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The water quality and economic benefits of agricultural management practices

Improved land and agricultural management practices are proven to reduce the runoff of suspended sediment, nutrients and pesticides at the paddock scale.

Our knowledge of the effectiveness of specific management practices in terms of water quality benefits and economic outcomes has improved significantly since 2008 and improved the ability to prioritise management action. However, the costs and risks for landholders associated with changing management practices can prove significant barriers to adoption and are not well understood.

Summary of evidence

  1. In grazing lands, sediment loads are reduced by: setting stocking rates that maintain ground vegetation cover and biomass (particularly during droughts and at the end of the dry season) and vegetation diversity (including maintaining some tree cover particularly in riparian areas); and managing stock access to, and increasing ground cover in, riparian or frontage country and wetlands, and rilled, scalded and gullied areas. Techniques for managing gully and streambank erosion, which are known to be a significant source of sediments in grazing lands, are important and require further investigation as to their economic viability and effectiveness.
  2. Soil management practices that reduce runoff and sediment movement reduce loads of particulate and total nutrients in runoff. 
  3. In most cropping systems of the Great Barrier Reef, management systems that reduce or eliminate tillage and maximise soil cover (via crop residue retention) and the use of grassed headlands, and where appropriate grassed inter-rows, reduce soil loss. Controlled traffic and contour embankments also reduce runoff and soil loss. Targeting practice improvement to areas contributing most to soil loss, considering erosion rates, soil texture and location of sediment traps including reservoirs, can increase the effectiveness at the Great Barrier Reef scale.
  4. Losses of nitrogen are related to nitrogen fertiliser applications and the nitrogen surplus (i.e. the difference between nitrogen inputs and nitrogen in crop offtake) at both the field and whole-Great Barrier Reef scales. Where surpluses are high, nutrient loads are most effectively reduced by reducing nutrient inputs and surpluses. The same principles should apply to phosphorus. When nitrogen applications closely match crop requirements (i.e. nitrogen surpluses are low), management ‘tactics’ such as splitting or altering the timing of fertiliser applications, altering fertiliser types and burying fertiliser, can help manage the risk  of nitrogen supply limiting yield.
  5. Nutrients from sources such as nitrogen from legumes and nitrogen and phosphorus from mill mud in sugarcane areas may substantially increase nutrient surpluses and thus have water quality impacts.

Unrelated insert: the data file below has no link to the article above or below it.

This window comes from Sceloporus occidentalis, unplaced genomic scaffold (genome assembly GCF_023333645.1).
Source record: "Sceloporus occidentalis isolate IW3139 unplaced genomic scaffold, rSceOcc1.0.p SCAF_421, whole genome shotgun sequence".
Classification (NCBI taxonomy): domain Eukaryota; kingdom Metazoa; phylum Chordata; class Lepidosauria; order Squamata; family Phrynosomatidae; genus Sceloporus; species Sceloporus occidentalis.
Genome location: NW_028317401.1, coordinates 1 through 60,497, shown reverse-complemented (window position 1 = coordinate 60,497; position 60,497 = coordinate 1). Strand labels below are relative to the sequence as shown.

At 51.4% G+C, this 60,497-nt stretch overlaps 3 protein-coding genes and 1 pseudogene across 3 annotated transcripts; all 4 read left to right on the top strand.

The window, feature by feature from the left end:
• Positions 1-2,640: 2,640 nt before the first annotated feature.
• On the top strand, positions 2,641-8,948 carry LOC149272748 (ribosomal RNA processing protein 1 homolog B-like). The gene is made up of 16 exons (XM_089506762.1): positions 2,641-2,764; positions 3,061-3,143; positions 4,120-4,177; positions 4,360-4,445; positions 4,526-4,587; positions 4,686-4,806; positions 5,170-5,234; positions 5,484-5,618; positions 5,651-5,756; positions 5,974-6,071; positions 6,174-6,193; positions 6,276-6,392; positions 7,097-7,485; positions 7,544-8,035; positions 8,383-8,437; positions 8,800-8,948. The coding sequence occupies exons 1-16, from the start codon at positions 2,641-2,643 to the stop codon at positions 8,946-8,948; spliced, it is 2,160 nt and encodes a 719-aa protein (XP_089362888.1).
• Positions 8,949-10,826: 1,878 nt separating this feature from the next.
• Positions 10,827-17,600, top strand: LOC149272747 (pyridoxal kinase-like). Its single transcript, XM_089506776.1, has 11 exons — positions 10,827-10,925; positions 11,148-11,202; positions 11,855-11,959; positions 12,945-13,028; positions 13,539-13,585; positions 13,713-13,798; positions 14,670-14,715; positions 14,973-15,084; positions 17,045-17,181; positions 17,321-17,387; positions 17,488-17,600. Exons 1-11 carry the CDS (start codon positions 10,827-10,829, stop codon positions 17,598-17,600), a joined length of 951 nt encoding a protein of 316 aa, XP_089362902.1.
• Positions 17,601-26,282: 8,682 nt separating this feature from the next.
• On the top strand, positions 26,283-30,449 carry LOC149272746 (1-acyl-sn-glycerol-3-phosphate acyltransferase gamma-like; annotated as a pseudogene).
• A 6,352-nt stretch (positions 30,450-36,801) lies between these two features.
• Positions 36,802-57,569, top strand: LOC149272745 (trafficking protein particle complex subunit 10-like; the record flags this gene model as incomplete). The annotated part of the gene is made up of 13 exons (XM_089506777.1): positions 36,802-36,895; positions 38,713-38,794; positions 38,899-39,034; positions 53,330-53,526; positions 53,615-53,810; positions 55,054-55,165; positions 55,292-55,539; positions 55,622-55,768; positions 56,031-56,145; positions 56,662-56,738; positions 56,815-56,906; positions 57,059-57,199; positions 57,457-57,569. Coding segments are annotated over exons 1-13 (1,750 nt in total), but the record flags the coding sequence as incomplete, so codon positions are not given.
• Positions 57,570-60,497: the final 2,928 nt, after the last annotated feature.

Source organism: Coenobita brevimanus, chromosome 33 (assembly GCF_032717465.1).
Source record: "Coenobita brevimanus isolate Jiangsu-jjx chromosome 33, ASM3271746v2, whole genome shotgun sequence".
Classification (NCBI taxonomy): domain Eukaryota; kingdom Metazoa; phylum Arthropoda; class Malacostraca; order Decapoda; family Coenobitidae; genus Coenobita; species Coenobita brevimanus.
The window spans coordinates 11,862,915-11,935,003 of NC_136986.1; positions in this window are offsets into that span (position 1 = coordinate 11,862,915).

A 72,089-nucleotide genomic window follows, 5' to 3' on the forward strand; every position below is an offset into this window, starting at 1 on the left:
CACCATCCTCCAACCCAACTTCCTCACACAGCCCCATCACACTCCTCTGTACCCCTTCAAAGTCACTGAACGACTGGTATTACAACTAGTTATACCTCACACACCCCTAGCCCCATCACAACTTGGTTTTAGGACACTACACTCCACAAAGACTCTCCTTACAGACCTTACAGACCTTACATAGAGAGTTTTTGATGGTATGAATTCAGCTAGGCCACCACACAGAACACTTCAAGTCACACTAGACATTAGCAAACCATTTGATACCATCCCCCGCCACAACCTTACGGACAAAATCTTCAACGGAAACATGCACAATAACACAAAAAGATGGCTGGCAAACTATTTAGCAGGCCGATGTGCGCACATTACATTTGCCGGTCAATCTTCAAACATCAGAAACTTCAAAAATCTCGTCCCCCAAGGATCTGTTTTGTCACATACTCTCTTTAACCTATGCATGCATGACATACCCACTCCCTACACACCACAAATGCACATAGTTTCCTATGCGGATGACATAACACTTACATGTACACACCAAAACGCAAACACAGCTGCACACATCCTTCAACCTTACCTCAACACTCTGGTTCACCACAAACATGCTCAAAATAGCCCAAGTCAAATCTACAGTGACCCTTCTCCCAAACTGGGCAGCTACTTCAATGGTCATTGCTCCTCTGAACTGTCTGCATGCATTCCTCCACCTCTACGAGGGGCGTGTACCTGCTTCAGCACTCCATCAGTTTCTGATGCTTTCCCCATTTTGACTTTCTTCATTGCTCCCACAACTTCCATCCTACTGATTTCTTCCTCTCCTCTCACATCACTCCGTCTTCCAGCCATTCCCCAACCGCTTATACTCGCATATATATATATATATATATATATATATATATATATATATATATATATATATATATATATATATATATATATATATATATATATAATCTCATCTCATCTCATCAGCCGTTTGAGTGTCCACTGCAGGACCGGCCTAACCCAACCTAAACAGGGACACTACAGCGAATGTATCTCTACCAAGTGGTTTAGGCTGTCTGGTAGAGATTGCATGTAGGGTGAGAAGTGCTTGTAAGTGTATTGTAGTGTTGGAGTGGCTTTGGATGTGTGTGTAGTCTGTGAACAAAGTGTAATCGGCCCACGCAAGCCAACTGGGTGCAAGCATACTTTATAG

6. In furrow irrigated sugarcane, increasing irrigation efficiency (i.e. reducing over-application of irrigation) reduces nutrient losses. Efficiencies can be increased either by better managing irrigation within a given system, or moving from systems with lower (e.g. furrow) to higher (e.g. trickle) efficiency.
  7. Soil management practices that reduce runoff and sediment movement (e.g. retention of crop residues, controlled traffic) reduce pesticide runoff. Managing pesticide application timing (i.e. increasing the time between application and runoff) as well as the amount, placement and application method (e.g. banded spraying) will reduce pesticide runoff greatly, especially for the highly soluble photosystem II inhibiting herbicides. Applying products with rapid degradation rates (e.g. ‘knockdown’ herbicides) will reduce concentrations and loads in runoff.
  8. Constructed wetlands need to be maintained, with accumulated sediments, particulate nutrients and associated weed biomass removed off-site. If not maintained, these accumulated materials can be ‘flushed out’ of the wetlands and flow to the Great Barrier Reef during flood events, reducing the water quality improving capacity of wetlands.
  9. Wetlands have much broader values in the landscape than just water quality improvement, so they should not be used as a substitute for poor land management practices. Poor quality water flowing into freshwater wetlands can impair wetland functions and be detrimental for wider landscape health and productivity.
  10. The costs of changing management practices to improve water quality vary greatly (e.g. two orders of magnitude) between different agricultural enterprises on a per-hectare basis. Therefore, it is difficult to assume a single economic outcome of changed management.
  11. Improving farm management to meet an industry-based Best Management Program generally gives positive economic benefits in the long-term, and so little or no external support may be needed to encourage this change. However, the economic benefits of Best Management Programs alone may not be large enough to drive adoption. The benefits from changing management practices also varies between farms, so the cost-effectiveness of changes can differ significantly across practices, farms and industries. This means that there is a challenge to find the most efficient solutions that will deliver improvements where they achieve the largest benefits.
  12. The transaction costs associated with changing management and the largely risk-averse nature of agribusinesses are factors that can prove significant barriers to adopting improved practices. Increasing adoption rapidly and in cost-effective ways remain key challenges.


Last updated:
27 August, 2014
Last reviewed:
13 August, 2013

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